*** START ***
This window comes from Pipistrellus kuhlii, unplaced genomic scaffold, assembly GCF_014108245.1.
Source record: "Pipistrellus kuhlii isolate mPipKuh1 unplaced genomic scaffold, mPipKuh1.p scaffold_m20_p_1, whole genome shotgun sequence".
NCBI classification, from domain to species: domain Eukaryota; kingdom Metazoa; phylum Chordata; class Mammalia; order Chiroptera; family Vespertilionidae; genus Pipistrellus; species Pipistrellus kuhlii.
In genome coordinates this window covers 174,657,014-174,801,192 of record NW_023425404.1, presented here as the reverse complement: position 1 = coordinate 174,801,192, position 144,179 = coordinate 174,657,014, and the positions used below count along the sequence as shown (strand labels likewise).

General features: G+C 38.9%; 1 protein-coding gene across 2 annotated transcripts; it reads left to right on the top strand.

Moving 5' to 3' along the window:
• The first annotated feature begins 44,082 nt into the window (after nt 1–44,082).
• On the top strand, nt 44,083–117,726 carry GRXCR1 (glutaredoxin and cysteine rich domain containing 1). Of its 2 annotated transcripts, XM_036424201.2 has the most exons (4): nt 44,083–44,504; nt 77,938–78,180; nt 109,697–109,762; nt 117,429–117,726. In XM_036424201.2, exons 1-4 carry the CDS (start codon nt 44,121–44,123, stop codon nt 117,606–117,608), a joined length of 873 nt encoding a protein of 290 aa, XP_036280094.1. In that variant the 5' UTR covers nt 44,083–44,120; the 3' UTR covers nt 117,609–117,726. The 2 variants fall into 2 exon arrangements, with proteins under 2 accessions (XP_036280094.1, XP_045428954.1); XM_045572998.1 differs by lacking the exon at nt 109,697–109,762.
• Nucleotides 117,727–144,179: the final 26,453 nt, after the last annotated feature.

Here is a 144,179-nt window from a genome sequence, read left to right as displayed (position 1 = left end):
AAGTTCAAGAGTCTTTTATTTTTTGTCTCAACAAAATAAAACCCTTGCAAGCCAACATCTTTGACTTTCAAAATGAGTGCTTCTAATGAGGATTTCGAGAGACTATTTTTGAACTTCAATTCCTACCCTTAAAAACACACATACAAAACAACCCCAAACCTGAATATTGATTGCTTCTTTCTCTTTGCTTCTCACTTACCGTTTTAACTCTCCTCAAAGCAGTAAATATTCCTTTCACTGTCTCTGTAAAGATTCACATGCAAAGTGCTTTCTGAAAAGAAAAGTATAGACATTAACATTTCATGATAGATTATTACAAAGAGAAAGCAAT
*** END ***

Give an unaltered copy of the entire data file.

This window comes from Pipistrellus kuhlii, unplaced genomic scaffold, assembly GCF_014108245.1.
Source record: "Pipistrellus kuhlii isolate mPipKuh1 unplaced genomic scaffold, mPipKuh1.p scaffold_m20_p_1, whole genome shotgun sequence".
NCBI classification, from domain to species: domain Eukaryota; kingdom Metazoa; phylum Chordata; class Mammalia; order Chiroptera; family Vespertilionidae; genus Pipistrellus; species Pipistrellus kuhlii.
In genome coordinates this window covers 174,657,014-174,801,192 of record NW_023425404.1, presented here as the reverse complement: position 1 = coordinate 174,801,192, position 144,179 = coordinate 174,657,014, and the positions used below count along the sequence as shown (strand labels likewise).

General features: G+C 38.9%; 1 protein-coding gene across 2 annotated transcripts; it reads left to right on the top strand.

Moving 5' to 3' along the window:
• The first annotated feature begins 44,082 nt into the window (after nt 1–44,082).
• On the top strand, nt 44,083–117,726 carry GRXCR1 (glutaredoxin and cysteine rich domain containing 1). Of its 2 annotated transcripts, XM_036424201.2 has the most exons (4): nt 44,083–44,504; nt 77,938–78,180; nt 109,697–109,762; nt 117,429–117,726. In XM_036424201.2, exons 1-4 carry the CDS (start codon nt 44,121–44,123, stop codon nt 117,606–117,608), a joined length of 873 nt encoding a protein of 290 aa, XP_036280094.1. In that variant the 5' UTR covers nt 44,083–44,120; the 3' UTR covers nt 117,609–117,726. The 2 variants fall into 2 exon arrangements, with proteins under 2 accessions (XP_036280094.1, XP_045428954.1); XM_045572998.1 differs by lacking the exon at nt 109,697–109,762.
• Nucleotides 117,727–144,179: the final 26,453 nt, after the last annotated feature.

Here is a 144,179-nt window from a genome sequence, read left to right as displayed (position 1 = left end):
AAGTTCAAGAGTCTTTTATTTTTTGTCTCAACAAAATAAAACCCTTGCAAGCCAACATCTTTGACTTTCAAAATGAGTGCTTCTAATGAGGATTTCGAGAGACTATTTTTGAACTTCAATTCCTACCCTTAAAAACACACATACAAAACAACCCCAAACCTGAATATTGATTGCTTCTTTCTCTTTGCTTCTCACTTACCGTTTTAACTCTCCTCAAAGCAGTAAATATTCCTTTCACTGTCTCTGTAAAGATTCACATGCAAAGTGCTTTCTGAAAAGAAAAGTATAGACATTAACATTTCATGATAGATTATTACAAAGAGAAAGCAAT